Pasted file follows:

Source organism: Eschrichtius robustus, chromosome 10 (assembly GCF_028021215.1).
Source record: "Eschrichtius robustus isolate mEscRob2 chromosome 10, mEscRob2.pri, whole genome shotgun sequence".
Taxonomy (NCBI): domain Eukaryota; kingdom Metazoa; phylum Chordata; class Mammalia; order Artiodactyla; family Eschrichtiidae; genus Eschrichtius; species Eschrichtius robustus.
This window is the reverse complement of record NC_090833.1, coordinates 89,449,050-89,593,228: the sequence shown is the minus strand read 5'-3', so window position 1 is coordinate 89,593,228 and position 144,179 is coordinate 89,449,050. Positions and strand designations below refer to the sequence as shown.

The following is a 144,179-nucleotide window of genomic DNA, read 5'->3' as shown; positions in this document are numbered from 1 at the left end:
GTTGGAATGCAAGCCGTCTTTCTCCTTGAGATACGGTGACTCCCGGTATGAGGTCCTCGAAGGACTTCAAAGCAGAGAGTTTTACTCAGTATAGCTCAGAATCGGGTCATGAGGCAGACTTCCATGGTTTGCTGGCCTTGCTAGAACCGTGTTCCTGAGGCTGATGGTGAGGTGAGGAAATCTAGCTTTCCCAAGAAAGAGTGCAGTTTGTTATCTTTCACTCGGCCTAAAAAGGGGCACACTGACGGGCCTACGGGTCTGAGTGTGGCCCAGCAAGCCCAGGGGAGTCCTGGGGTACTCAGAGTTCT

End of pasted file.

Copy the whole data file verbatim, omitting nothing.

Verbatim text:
Source organism: Eschrichtius robustus, chromosome 10 (assembly GCF_028021215.1).
Source record: "Eschrichtius robustus isolate mEscRob2 chromosome 10, mEscRob2.pri, whole genome shotgun sequence".
Taxonomy (NCBI): domain Eukaryota; kingdom Metazoa; phylum Chordata; class Mammalia; order Artiodactyla; family Eschrichtiidae; genus Eschrichtius; species Eschrichtius robustus.
This window is the reverse complement of record NC_090833.1, coordinates 89,449,050-89,593,228: the sequence shown is the minus strand read 5'-3', so window position 1 is coordinate 89,593,228 and position 144,179 is coordinate 89,449,050. Positions and strand designations below refer to the sequence as shown.

The following is a 144,179-nucleotide window of genomic DNA, read 5'->3' as shown; positions in this document are numbered from 1 at the left end:
GTTGGAATGCAAGCCGTCTTTCTCCTTGAGATACGGTGACTCCCGGTATGAGGTCCTCGAAGGACTTCAAAGCAGAGAGTTTTACTCAGTATAGCTCAGAATCGGGTCATGAGGCAGACTTCCATGGTTTGCTGGCCTTGCTAGAACCGTGTTCCTGAGGCTGATGGTGAGGTGAGGAAATCTAGCTTTCCCAAGAAAGAGTGCAGTTTGTTATCTTTCACTCGGCCTAAAAAGGGGCACACTGACGGGCCTACGGGTCTGAGTGTGGCCCAGCAAGCCCAGGGGAGTCCTGGGGTACTCAGAGTTCT